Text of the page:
Ask anyone who knows me, I am a task-oriented person. As I grow older, I am learning to enjoy the process, take time to discuss the possibilities, sit with ideas, and be comfortable with slowing down. But deep down, action drives me. The reason I tell you this is to set the scene for how I initially approached Common Grace’s Creation and Climate Justice prayer vigil on 22 March and my role within the team coordinating it.
About a month ago, I rang Luke Vassella to ask if he would be willing to contribute to the prayer vigil through music worship. We pick up the conversation after Luke has graciously agreed.
“Great, so the vigil is on Monday 22nd March. We are connecting with Earth Overshoot Day, which in Australia will land on 22nd March this year,” I enthusiastically reply.
“22nd March?” Luke repeats. Then there is silence at the other end of the phone… “That’s terrible,” he says quietly.
And for the first time, it really hits me. Caught up in the flurry of activity generated by the task of preparing the prayer vigil, I completely missed the absolute horror of what it means when we say Australians have used up our annual allotted share of the world’s resources by 22 March 2021.
Later that evening, I let the weight of 22 March rest upon me. I thought about what my life would look like if, when we reached our annual allocation of resources, the year just ended for us…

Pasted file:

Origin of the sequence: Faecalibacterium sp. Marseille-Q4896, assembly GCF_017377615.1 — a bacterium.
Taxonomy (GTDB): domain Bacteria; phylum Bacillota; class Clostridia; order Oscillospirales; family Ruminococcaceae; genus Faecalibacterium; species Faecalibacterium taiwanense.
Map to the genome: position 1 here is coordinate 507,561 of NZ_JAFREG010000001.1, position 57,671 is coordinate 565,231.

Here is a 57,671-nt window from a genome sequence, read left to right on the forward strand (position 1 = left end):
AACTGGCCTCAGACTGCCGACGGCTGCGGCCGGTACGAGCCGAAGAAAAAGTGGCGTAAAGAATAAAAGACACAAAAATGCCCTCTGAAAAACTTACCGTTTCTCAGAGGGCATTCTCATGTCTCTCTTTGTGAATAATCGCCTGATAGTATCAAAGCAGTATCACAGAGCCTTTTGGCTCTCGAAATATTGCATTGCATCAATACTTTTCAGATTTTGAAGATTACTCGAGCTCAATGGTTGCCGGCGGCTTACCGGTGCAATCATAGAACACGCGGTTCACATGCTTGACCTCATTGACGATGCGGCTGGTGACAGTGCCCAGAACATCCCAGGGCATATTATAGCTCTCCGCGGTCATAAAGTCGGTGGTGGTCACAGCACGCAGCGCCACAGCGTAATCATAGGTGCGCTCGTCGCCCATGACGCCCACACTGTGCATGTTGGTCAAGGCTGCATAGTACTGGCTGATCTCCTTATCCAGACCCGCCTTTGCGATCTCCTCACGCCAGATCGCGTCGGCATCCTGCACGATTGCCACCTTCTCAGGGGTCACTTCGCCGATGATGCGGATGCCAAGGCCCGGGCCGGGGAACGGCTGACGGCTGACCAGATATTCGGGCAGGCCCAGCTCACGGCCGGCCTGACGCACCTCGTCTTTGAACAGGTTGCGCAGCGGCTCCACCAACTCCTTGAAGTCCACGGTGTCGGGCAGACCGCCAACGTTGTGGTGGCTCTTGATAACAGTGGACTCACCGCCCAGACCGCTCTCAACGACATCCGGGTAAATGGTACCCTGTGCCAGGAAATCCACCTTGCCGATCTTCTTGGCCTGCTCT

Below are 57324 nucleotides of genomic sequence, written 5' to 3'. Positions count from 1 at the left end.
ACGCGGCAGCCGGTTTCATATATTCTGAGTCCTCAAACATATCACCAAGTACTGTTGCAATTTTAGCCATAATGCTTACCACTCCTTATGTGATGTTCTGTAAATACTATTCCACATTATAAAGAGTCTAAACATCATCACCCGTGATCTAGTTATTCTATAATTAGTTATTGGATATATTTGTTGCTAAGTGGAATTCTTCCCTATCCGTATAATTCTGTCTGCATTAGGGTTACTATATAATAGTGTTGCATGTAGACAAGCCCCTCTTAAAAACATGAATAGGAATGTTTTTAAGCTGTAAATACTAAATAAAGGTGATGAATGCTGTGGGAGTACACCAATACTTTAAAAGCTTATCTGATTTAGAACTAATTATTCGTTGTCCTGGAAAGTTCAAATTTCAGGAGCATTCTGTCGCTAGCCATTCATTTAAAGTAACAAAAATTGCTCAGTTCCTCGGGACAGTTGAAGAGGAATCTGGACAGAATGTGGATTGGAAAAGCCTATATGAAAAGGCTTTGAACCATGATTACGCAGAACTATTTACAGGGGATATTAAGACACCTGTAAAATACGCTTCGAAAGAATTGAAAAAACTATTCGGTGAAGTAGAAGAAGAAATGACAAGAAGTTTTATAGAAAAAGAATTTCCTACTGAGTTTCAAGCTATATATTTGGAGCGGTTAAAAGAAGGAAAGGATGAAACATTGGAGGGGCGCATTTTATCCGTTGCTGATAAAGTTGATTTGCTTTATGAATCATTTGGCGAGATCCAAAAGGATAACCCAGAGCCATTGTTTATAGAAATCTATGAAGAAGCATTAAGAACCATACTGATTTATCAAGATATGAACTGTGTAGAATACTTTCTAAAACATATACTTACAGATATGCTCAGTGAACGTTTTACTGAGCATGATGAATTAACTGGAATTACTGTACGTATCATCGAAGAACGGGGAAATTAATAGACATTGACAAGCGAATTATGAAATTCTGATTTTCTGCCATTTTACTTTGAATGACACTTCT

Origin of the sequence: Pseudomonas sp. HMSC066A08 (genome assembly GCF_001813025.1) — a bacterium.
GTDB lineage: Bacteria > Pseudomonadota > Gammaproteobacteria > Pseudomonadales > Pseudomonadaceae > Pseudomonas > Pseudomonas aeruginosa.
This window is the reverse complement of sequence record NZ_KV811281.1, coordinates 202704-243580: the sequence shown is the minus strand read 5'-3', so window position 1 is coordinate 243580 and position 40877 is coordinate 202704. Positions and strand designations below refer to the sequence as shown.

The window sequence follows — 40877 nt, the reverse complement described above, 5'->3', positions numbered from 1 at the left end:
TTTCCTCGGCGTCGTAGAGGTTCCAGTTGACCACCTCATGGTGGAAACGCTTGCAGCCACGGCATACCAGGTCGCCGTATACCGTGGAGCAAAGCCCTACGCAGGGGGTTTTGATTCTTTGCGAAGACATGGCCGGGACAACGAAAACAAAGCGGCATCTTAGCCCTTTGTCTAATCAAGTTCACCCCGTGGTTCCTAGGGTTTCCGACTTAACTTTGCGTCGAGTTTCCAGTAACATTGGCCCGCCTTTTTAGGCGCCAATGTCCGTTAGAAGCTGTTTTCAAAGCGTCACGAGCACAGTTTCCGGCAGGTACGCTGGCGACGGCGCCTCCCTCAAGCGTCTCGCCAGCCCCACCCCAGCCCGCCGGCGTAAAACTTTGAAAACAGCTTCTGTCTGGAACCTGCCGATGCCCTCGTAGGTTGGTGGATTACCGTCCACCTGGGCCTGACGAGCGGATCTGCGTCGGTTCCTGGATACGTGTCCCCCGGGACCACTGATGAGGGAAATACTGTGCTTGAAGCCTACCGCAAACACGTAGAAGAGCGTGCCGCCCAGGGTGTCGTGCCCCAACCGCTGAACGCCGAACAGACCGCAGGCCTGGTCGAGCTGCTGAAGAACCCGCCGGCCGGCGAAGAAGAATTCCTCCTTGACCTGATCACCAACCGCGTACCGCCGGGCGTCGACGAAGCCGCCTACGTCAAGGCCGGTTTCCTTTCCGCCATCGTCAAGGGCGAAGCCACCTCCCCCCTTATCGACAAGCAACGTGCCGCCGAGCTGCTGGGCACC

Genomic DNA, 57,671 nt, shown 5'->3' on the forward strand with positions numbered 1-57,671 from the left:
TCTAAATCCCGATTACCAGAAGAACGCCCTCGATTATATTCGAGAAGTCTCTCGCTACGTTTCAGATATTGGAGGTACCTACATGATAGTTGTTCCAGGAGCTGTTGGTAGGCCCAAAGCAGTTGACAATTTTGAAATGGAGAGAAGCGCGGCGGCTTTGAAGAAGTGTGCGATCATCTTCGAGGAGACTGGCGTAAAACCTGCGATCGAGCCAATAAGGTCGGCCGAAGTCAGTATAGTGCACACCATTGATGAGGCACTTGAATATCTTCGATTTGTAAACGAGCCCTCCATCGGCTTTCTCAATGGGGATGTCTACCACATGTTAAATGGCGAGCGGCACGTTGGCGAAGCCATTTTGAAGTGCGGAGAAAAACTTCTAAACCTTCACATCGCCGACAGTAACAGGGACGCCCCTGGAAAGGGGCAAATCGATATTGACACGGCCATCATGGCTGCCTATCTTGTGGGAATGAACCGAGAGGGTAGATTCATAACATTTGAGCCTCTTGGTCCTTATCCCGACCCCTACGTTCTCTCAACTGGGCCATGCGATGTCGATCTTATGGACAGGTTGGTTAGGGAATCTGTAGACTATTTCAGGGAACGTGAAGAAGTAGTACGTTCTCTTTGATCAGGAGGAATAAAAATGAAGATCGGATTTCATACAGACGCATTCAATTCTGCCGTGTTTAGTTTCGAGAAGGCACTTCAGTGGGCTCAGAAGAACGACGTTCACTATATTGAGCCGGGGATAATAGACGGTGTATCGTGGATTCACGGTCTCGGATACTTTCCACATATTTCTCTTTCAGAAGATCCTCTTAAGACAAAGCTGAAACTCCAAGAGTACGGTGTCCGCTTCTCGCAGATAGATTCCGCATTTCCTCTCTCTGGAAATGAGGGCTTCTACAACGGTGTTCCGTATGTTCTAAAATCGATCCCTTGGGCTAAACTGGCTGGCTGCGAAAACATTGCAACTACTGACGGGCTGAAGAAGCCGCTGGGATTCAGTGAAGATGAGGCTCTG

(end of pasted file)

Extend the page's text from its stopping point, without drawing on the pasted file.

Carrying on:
Previous Earth Overshoot Days
17 November 1976: In the year I was born I would not have celebrated my first Christmas, or any future Christmases
10 October 1994: The year would have concluded before I sat my Year 12 HSC exams
1 September 2004: My first child would not have been born
4 August 2010: Although my third child would have been born in 2009, due to the 11-day leap forward within the subsequent 12 months, we would not have celebrated his first birthday
Keep in mind that these dates are the global Overshoot Days. If the awful 5-month chasm between this year’s global Earth Overshoot Day on 22 August and Australia’s own date of 22 March is any indication of how Australia has performed historically, I think it’s fair to assume I would not have celebrated my own birthday or wedding anniversary, both in June, for many years or that my second or third children would have been born either.
And while this is a rather egocentric way of connecting with a global day marking humanity’s horrific excesses, it does lead me to think, what are the real consequences facing us and younger generations? And how do we respond?
My task-oriented self wants to rapidly launch into action; what can I do to fix this problem? Too slowly have I learnt that before rushing into a flurry of activity, my first true action is prayer. From this all other responses then flow. And why is that? One of my favourite authors, Philip Yancey succinctly states the reason: “(Prayer is) a realignment of everything. I pray to restore the truth of the universe, to gain a glimpse of the world, and of me, through the eyes of God.”
I hope that you will join with me on Monday 22 March as we realign our ourselves and view everything, including our cry for creation and climate justice, through God’s eyes.
Register to participate in the online event at 8pm AEDT on March 22nd here and receive the zoom link via email.
 Philip Yancey “Prayer. Does it make any difference?” Hodder & Stoughton, 2006
Jane lives in Western Sydney with her husband Simon and their three children, Elise, Finn and Eamon. Her time is currently shared between serving her local community and with the Common Grace Creation and Climate Justice Team. Her studies include theology, ministry, ethics and legal studies. Jane is a passionate follower of Jesus and her relationship with Him is inherent in her response to pursuing Kingdom Justice. Jane’s other passions are Australian music, the GWS Giants AFL Team, and listening to (way too many) Australian political podcasts.